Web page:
Horses Need Sleep

I would like to talk about horses’ sleep and rest patterns. It’s not something people traditionally consider, but is so very crucial to a horse’s wellbeing and performance.

How do you feel after weeks of sleep loss? Staying up late, getting up early, never getting that extra day where you sleep until you’ve caught up…

That’s how horses feel when they aren’t able to rest.

Yes, horses can sleep standing up, but that’s for times when they are terrified of being eaten by a predator. Their bodies are on constant alert, ready to wake up and bolt. It would be similar to you sleeping on public transportation. Can you do it? Sure. Do you get deep, refreshing sleep? Not at all.

Horses need the same type of sleep. Deep sleep is when muscles relax and healing occurs.

Muscles are constantly changing. They stretch and contract. They build up lactic acid and get sore, the same as we do. We need rest and relaxation. We take hot baths. We soak in Epsom salts. We do stretches. We buy support aids for our joints when we are sore.

Horses are the same, but their muscles get even more work because they are carrying us, plus tack, plus they have a belt that cinches around their ribcage (the girth).

There are many reasons that horses don’t get good sleep. Let’s explore the top three:


When horses are in pain, they are afraid to lie down. This goes back to the fact that they are prey animals. If they lie down and a predator approaches, they may not be able to get back up quickly.

Pain can also cause them to not want to use certain joints that are necessary for the horse to lie down or get back up. Pain is the primary reason horses do not get good rest and suffer from poor performance or behavior problems.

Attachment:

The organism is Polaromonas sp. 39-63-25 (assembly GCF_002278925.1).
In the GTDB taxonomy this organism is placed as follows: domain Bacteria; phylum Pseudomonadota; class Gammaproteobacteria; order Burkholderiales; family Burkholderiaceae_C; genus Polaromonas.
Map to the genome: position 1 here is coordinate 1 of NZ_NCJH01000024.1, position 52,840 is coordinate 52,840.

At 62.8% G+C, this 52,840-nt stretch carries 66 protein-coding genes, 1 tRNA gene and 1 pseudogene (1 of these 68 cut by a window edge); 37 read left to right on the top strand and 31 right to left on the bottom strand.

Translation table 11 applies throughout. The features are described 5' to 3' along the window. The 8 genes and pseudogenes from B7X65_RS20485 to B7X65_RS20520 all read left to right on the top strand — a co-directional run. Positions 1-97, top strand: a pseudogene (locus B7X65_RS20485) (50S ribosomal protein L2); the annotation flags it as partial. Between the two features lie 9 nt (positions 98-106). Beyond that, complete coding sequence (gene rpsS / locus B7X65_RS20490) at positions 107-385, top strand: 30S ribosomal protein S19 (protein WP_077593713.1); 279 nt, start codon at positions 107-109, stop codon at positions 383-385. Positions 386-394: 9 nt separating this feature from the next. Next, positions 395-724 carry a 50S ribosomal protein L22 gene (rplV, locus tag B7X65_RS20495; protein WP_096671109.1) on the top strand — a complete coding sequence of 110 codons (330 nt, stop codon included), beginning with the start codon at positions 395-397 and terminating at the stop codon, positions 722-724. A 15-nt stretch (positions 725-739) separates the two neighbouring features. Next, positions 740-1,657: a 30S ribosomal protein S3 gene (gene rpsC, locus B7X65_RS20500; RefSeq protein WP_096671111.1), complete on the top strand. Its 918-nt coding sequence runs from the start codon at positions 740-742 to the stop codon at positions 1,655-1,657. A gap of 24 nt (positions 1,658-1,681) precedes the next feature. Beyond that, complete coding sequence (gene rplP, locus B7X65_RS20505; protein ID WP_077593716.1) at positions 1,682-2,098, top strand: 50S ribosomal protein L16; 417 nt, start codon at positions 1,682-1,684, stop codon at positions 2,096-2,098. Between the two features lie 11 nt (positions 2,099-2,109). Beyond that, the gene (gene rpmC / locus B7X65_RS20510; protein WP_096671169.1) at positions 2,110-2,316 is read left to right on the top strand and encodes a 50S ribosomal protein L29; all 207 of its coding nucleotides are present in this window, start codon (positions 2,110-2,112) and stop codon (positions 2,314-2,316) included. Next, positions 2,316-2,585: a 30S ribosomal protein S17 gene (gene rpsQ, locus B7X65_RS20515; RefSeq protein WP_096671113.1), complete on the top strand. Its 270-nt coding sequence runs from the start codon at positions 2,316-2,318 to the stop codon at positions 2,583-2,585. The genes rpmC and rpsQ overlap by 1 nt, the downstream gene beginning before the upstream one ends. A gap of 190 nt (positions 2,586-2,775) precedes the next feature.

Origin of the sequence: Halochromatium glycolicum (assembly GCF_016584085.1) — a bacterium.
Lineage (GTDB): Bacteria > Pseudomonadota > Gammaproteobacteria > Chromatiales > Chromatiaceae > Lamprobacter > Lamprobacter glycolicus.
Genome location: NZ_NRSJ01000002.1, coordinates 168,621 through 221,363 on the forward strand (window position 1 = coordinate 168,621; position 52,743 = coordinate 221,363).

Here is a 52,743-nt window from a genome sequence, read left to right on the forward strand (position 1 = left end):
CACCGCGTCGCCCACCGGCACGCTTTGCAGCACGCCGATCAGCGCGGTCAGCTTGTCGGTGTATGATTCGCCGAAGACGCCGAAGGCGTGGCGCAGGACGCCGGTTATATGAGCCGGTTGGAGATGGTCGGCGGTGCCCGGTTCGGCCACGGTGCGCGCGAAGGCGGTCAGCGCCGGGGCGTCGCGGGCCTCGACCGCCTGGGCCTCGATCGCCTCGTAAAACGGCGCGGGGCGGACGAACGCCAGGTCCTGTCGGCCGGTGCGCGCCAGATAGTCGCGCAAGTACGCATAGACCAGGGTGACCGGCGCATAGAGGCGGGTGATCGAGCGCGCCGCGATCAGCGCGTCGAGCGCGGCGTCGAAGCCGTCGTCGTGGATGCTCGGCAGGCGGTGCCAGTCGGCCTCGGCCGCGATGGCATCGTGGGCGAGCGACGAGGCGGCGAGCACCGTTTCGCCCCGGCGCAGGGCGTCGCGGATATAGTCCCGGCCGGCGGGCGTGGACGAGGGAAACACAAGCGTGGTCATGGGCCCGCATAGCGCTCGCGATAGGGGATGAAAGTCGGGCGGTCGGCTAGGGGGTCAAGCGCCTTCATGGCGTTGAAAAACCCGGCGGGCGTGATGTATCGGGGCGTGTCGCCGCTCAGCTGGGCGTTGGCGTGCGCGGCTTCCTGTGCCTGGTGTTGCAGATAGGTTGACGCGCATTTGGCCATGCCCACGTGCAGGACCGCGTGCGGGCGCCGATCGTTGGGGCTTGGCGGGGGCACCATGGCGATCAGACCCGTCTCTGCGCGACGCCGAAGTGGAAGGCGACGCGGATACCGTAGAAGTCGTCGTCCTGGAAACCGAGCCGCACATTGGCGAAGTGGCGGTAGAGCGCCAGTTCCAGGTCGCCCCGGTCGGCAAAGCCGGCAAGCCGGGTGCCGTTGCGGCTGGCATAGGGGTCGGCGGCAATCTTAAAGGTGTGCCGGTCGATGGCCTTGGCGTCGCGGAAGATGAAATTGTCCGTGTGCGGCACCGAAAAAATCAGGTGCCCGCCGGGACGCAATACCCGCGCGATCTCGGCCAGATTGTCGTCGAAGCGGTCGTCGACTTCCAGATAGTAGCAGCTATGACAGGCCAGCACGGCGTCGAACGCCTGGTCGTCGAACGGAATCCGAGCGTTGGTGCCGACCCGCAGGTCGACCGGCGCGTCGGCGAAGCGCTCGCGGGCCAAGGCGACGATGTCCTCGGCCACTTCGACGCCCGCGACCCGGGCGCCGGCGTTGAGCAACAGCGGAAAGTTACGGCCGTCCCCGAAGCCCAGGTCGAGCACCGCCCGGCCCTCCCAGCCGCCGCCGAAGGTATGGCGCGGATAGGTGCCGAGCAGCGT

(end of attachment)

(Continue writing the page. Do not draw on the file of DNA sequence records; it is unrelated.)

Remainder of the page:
Horses need to feel safe in their environment. There are numerous reasons that they may not feel safe enough to lie down to rest.

Boss horses in the pasture can bully the less dominant horses in the pasture.

Loud barns that don’t turn off lights, don’t have proper ventilation, aren’t cleaned well, have major mice/rodent populations, etc.

Horses are much like us in that we want to be safely tucked in our beds with the lights out, the ceiling fan on, and the doors locked when we go to sleep.


Horses that don’t feel well don’t rest well. Respiratory diseases such as heaves, influenza, strangles, and even allergies will cause a horse to be tired because it can’t breathe well. Horses have enormous lungs, and they need them to function properly.

Cushing’s disease can cause many problems such as sore feet, insulin resistance, skin sensitivity, and chronic infections. There are good treatment options now, so please have your horse evaluated by your veterinarian if you have an older horse who isn’t thriving.

How do you know if your horse is getting proper rest? You should see your horse resting. My horses come in their stalls during the day when it’s hot so they can be under fans and away from bugs. It is very common for me to walk into the barn midday and not see a single head over a stall. They will all be lying down and taking a nap. That is what you want. If you never see them lying down, look for signs. They should be dirty or the stalls should show signs of a horse that has laid down.

Narcolepsy (falling asleep standing up) is not an actual disease but rather a symptom of a sleep-deprived horse. When a horse is standing in the cross ties, being groomed, it will fall asleep because it knows that you are there, and it is safe. It’s like having a massage in a quiet room. You will fall asleep if given the opportunity, especially if you haven’t been resting well at night.

My point is this: Your horse needs good, deep sleep. You are responsible for creating an environment where that can happen. Be watchful and aware of your horse’s sleep patterns. Watch for signs that your horse is lying down.

We got a new, older mare about 6 weeks ago for my daughter. When she came to us, she was stiff and nervous. After tending to her for over a month – including good dental care, chiropractic, acupuncture, joint injections, massage, and herbal supplements – we finally saw her lying down.

It took us 5 weeks to get her comfortable enough with the pain in her body, the stress in her new environment, and her nutritional status to be able to relax and rest.

She is a much happier mare now and is getting back to her former performance levels.

Happy Horses are always the goal!

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